Fauna and flora of Sri Lanka that beautify the little Island are protected and preserved in several national parks and nature reserves offering the visitor an opportunity to taste the natural beauty. There are eleven such National Parks in the Island but the most popular for viewing animals are the Ruhuna (also called Yala), Uda Walawe and Wilpattu National Parks. From the safety of a park bungalow or a covered jeep, visitors can watch several species of animals and birds roaming freely in these extensive reserves
Ruhuna (Yala) National Park is at the south eastern corner of the Island, 288 km. from Colombo. It is the second largest national Park of the country with an area of 97,878 hectares. A wide range of wild animals including elephants, leopard, bear, sambur, spotted deer and a variety of birds including the jungle fowl and the peacock roam freely in this jungle. The park enjoys a short recess in the month of October every year when it is closed to visitors. Visitors are therefore advised to check with the Travel Information Centre of the Ceylon Tourist Board at 80, Galle Road, Colombo 3 (opposite Hotel Lanka Oberoi) or with the Department of Wildlife.
Wilpattu National Park near Puttalam in the northwestern region of the Island is the largest in the country covering 131,693 hectares. It is well known for its leopard, bear and birdlife. Other animals include spotted deer, wild boar, water buffalo, bear and migrant birds. (Note: The Park is closed to visitors at present)
Uda Walawe located near Embilipitiya in the catchment area of Walwe River bordering Ratnapura/Moneragala Districts is another popular National Park 30,821 hectares in extent famous for its large herds of wild elephant
Elephant Orphanages (Pinnawala & Uda Walawe)
Sri Lanka is the only country in the world to open elephant orphanages to protect the destitute young wild elephants. The first elephant orphanage was opened at Pinnawala about 90 km. northeast of Colombo. Young elephants left in the jungle without care are brought to this orphanage and tendered till they reach maturity. Interesting time to visit the orphanage is at the bathing time when the herd is brought to a river flowing close by or at feeding time to see the babies being bottle-fed. The orphanage at Uda Walawe was opened recently.
Sri Lanka has a wide range of endemic birds. In addition there are several migrant birds who make annual visits from far away lands to their favourite roosting places in the Island. The best viewing period is from January to April and again from August when migrant birds arrive. A number of bird sanctuaries have been designated in addition to the national Parks. The most popular bird sanctuaries are at Kumana, Bundala National Park, Wirawila and Udawattakele.
Kumana is one of the main bird sanctuaries of the Island located within the Yala East National Park. It is a popular roosting place of migrant birds arriving in October every year. Peacock, jungle fowl, barbets, hornbills, orioles, are among the several bird species that can be seen here. A special feature is the mangrove swamps nesting numerous aquatic birds like flamingos, pelican, painted stork, heron, open-billed stork and spoonbills.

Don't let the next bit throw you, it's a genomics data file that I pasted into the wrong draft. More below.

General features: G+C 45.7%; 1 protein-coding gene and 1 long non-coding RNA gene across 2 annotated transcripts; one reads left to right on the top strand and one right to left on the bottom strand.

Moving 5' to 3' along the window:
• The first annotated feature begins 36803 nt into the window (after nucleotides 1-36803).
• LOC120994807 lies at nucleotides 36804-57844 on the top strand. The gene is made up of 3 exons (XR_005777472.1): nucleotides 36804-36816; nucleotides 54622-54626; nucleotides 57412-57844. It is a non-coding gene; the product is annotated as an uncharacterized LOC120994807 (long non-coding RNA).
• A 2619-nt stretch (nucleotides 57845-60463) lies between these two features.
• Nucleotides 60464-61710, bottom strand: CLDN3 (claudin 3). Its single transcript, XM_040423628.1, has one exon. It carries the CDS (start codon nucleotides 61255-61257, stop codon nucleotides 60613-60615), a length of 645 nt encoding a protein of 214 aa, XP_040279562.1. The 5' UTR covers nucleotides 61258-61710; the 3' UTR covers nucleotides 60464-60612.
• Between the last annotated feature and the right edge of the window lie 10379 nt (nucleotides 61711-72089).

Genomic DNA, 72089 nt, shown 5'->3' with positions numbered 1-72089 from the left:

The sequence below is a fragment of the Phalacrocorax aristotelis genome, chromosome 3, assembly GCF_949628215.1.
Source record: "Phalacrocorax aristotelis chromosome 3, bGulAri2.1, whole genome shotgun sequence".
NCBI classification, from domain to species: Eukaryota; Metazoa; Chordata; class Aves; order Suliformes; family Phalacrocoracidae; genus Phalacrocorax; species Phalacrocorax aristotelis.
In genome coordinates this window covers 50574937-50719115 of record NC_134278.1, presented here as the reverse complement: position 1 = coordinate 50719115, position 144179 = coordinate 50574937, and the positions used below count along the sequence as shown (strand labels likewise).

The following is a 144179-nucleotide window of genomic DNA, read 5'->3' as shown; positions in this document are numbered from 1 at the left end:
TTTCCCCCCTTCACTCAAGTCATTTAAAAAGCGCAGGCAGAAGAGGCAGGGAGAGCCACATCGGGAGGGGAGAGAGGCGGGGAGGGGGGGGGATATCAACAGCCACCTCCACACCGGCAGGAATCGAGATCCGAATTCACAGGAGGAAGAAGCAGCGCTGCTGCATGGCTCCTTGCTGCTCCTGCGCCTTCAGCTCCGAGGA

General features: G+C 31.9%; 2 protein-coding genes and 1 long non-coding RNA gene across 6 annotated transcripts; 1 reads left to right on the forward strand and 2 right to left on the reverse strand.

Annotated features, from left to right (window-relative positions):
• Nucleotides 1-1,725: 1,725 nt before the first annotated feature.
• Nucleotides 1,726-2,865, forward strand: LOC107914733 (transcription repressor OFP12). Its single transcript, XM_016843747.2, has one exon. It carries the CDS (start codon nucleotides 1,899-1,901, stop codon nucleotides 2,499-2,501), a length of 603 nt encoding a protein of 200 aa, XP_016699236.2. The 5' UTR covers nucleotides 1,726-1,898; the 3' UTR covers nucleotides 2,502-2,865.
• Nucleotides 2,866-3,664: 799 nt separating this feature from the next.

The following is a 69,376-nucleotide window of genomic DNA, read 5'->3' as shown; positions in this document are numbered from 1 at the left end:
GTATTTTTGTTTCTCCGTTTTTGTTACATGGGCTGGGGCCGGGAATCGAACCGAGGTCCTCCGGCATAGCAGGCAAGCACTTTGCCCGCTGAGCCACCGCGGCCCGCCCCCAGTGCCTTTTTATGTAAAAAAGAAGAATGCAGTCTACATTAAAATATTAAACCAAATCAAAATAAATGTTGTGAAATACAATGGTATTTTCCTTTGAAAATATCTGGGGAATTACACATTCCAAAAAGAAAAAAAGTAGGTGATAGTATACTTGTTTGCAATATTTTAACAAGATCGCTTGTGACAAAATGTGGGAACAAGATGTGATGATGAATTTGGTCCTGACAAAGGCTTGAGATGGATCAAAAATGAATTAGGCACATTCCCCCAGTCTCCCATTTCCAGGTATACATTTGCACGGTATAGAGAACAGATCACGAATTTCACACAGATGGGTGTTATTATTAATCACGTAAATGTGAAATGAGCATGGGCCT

Bundala National Park (264 km. from Colombo) between Hambantota and Tissamaharama provides a roosting place to several migratory birds like flamingos, painted stork, egrets, herons, spoon bills and a wide range of local bird species.
Wirawila bird sanctuary is located near Hambantota bordering an irrigation tank. Aquatic birds like herons, pelicans, painted storks and other birds like orioles, kingfishers frequent this region.
A forest reserve in Kandy is the home for a large number of bird species. Among them are the bulbul, barbet, flycatcher, babbler, woodpeckers and kingfishers. Flora Nearly 4,000 species of plants constitute the rich and diverse flora of Sri Lanka of which around 1,000 species are endemic. This wide range of plant species is spread through the wet and dry zones of the country. Sri Lanka’s endemic flora is protected within a tropical rain forest reserve called Sinharaja. There are three botanical gardens in Sri Lanka at Peradeniya, Hakgala and Gampaha displaying a large collection of tropical and sub tropical plant species. Sri Lanka’s orchids are world renowned. About 166 recorded species of orchids are found in the Island of which about 66 are endemic.
Sinharaja, the ‘Forest of the Lion King’ in the southwestern hills is the only virgin tropical rain forest in Sri Lanka and has been declared a World Heritage Site. With an average annual rainfall of 3,000 mm. and without a clear dry period it has within its remaining 11,330 hectares of land area rare species of tropical flora and fauna. As the name suggests it is believed to be the last refuge of the Sri Lankan lion now an extinct species. Safe accommodation is available to tourists within the forest reserve.
Peradeniya Botanical Gardens
The Royal Botanical Gardens at Peradeniya (109 km. from Colombo) near Kandy was laid out in 1821 by the British colonial rulers. Prior to that it was the Royal Pleasure Garden of the Kandyan Kings. It is located in a beautiful setting with the longest river of Sri Lanka, Mahaveli bordering it on one side. This attractively laid out garden displays many varieties of floral and green plants. Special features are the Orchid House which displays a fine collection of Sri Lankan orchids, the fernery, spice garden, and the trees planted by distinguished visitors to the Island.
This is close to Nuwara Eliya at an elevation of 1800 metres. It displays sub-tropical and montane flora. This garden too was laid out during the period of British colonial rule. Beautiful flowering plants are a big attraction.
This is close to Colombo only 32 km. away at Gampaha. A special feature is the first rubber tree planted in Sri Lanka that can still be seen at Henerathgoda Gardens.